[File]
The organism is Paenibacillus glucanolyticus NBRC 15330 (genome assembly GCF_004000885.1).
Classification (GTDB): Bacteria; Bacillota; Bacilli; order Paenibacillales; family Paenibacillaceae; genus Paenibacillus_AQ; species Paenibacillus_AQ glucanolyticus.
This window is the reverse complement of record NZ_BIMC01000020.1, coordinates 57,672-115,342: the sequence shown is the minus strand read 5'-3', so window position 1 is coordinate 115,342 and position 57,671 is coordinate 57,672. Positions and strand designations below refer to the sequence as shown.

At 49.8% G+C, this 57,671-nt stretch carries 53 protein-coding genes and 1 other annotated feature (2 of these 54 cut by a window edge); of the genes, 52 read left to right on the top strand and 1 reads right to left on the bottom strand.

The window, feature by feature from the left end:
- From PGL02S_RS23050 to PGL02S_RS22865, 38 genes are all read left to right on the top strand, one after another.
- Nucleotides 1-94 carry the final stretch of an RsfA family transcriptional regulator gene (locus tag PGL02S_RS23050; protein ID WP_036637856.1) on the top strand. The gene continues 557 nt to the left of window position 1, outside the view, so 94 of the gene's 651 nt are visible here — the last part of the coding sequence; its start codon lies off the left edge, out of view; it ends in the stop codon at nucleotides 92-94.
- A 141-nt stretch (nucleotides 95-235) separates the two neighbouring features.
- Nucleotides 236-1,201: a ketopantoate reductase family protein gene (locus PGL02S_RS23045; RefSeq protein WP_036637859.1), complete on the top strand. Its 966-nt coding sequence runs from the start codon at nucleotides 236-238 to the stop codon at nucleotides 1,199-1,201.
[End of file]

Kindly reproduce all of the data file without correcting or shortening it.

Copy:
The organism is Paenibacillus glucanolyticus NBRC 15330 (genome assembly GCF_004000885.1).
Classification (GTDB): Bacteria; Bacillota; Bacilli; order Paenibacillales; family Paenibacillaceae; genus Paenibacillus_AQ; species Paenibacillus_AQ glucanolyticus.
This window is the reverse complement of record NZ_BIMC01000020.1, coordinates 57,672-115,342: the sequence shown is the minus strand read 5'-3', so window position 1 is coordinate 115,342 and position 57,671 is coordinate 57,672. Positions and strand designations below refer to the sequence as shown.

At 49.8% G+C, this 57,671-nt stretch carries 53 protein-coding genes and 1 other annotated feature (2 of these 54 cut by a window edge); of the genes, 52 read left to right on the top strand and 1 reads right to left on the bottom strand.

The window, feature by feature from the left end:
- From PGL02S_RS23050 to PGL02S_RS22865, 38 genes are all read left to right on the top strand, one after another.
- Nucleotides 1-94 carry the final stretch of an RsfA family transcriptional regulator gene (locus tag PGL02S_RS23050; protein ID WP_036637856.1) on the top strand. The gene continues 557 nt to the left of window position 1, outside the view, so 94 of the gene's 651 nt are visible here — the last part of the coding sequence; its start codon lies off the left edge, out of view; it ends in the stop codon at nucleotides 92-94.
- A 141-nt stretch (nucleotides 95-235) separates the two neighbouring features.
- Nucleotides 236-1,201: a ketopantoate reductase family protein gene (locus PGL02S_RS23045; RefSeq protein WP_036637859.1), complete on the top strand. Its 966-nt coding sequence runs from the start codon at nucleotides 236-238 to the stop codon at nucleotides 1,199-1,201.